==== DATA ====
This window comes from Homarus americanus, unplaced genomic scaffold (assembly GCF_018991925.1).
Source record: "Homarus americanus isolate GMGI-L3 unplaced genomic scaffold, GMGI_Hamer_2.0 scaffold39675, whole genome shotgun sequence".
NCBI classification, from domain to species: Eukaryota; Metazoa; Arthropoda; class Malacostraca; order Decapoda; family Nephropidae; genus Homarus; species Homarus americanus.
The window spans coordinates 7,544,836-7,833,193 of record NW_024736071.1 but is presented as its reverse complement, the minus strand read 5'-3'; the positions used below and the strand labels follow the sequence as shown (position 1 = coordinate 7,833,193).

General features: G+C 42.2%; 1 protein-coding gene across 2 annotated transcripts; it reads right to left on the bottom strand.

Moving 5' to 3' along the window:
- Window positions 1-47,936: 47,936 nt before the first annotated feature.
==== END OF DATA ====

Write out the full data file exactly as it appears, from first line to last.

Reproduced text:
This window comes from Homarus americanus, unplaced genomic scaffold (assembly GCF_018991925.1).
Source record: "Homarus americanus isolate GMGI-L3 unplaced genomic scaffold, GMGI_Hamer_2.0 scaffold39675, whole genome shotgun sequence".
NCBI classification, from domain to species: Eukaryota; Metazoa; Arthropoda; class Malacostraca; order Decapoda; family Nephropidae; genus Homarus; species Homarus americanus.
The window spans coordinates 7,544,836-7,833,193 of record NW_024736071.1 but is presented as its reverse complement, the minus strand read 5'-3'; the positions used below and the strand labels follow the sequence as shown (position 1 = coordinate 7,833,193).

General features: G+C 42.2%; 1 protein-coding gene across 2 annotated transcripts; it reads right to left on the bottom strand.

Moving 5' to 3' along the window:
- Window positions 1-47,936: 47,936 nt before the first annotated feature.